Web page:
Day 191 – 31.4 / 2,603 (1,740)

With promise of sun and perhaps some drier feet, we were moving.  We were back in what had basically been our backyard for the past couple of years. We were walking tread that we had both walked many times.  We were both walking tread that we had both helped clear of fallen trees and rehabilitated.  We were both walking tread that we had spent days walking with good friends. That led to stories and laughs.

Then we saw the view we had been waiting for – a look into the Rogue Valley and the end of our journey.

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That was also a view of our day’s hike, along the distant ridgeline to the left to Pilot Rock, then to the base of Mount Ashland, the highest peak just right of center.

Soon after we met a couple of classes of elementary school children who were out on the trail getting lessons on the geography and biosphere of everything we could see.  We were a bit of an interruption because the kids wanted to know about our hike.  We wanted to sit in the back of the class and listen to the lesson.

By mid-afternoon we were approaching Pilot Rock and got our first glimpse in many months of the Northern California valleys.  Plus a view of Mount Shasta with a new blanket of snow.

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Then Pilot Rock.

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Then the trailhead. We had both worked on the PCT and Pilot Rock trail in this area.

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And the trails were a favorite of Skinny’s.  We had good laughs talking about the boy.

With several miles left to go and friends to meet, we beat feet.  The sun was setting fast and it was dark by the time we got to the first trailhead.  They had just pulled up, but we still had over half a mile to go, so they drove down to the other trailhead.  On the way their headlights illuminated a black bear hanging out.  It was gone by the time we got there.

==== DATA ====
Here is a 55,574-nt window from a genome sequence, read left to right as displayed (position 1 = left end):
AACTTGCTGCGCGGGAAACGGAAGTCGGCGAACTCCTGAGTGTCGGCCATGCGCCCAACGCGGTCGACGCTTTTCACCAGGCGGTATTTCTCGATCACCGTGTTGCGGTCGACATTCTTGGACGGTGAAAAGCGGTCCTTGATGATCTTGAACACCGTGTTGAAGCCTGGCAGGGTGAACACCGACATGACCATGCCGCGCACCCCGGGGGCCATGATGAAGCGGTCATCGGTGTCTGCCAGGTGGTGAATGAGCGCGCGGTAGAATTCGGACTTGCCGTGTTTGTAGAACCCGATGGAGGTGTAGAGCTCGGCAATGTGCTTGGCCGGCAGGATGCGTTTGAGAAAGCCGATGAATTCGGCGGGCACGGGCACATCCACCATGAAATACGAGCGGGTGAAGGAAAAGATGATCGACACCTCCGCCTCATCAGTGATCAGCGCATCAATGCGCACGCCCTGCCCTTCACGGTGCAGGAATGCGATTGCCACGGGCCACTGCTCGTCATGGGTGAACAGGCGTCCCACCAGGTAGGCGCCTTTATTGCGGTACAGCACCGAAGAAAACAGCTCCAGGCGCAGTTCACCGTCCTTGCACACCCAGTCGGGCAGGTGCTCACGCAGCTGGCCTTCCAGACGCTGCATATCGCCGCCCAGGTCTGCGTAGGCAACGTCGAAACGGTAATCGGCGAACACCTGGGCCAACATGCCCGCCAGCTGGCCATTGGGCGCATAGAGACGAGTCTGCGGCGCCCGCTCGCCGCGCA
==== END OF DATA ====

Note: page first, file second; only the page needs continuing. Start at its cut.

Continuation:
Once to the other trailhead, we arrived at the spot where we had come off the trail in August and skipped forward to complete Washington before winter hit.

To completely tie the knot, we walked up the trail about 10 feet so there was complete overlap and no doubt in our mind that we had walked the entire trail.

A kiss sealed the deal, we loaded up in the car and rode into town.

THE END

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Day 192 – 25 / 2,628 (1,715)

Please help us help the PCT Association as they work to protect and maintain this precious resource: http://tinyurl.com/le5cu9j

The Lakes

After the warmest night we had experienced since early August in California, we were moving with sunrise. I was excited since we were within a short walk of my favorite mountain in Oregon – Mount Thielsen.

We’ve always appreciated it from afar, where its distinctive profile makes it obvious from all directions. But we would be traversing its lower flanks, giving a different view.

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Since it’s difficult from this angle to really appreciate the unique shape of “The Lightning Rod of the Cascades“, here’s a link to an image I took of the mountain last year.

Traversing the Mount Thielsen Wilderness, we were in trees most of the day, thankfully. We were now in the midst of the longest water carry in Oregon, a full marathon between the ice cold flow of Thielsen Creek on the northwest flank of Mount Thielsen to the Rim Village on the southern rim of Crater Lake.  Not only would we need to carry the water for the distance, but also enough for dinner and breakfast since we wouldn’t make the distance in one day.

But we did get a view of our target of Mount Mazama, the remains of which are now Crater Lake.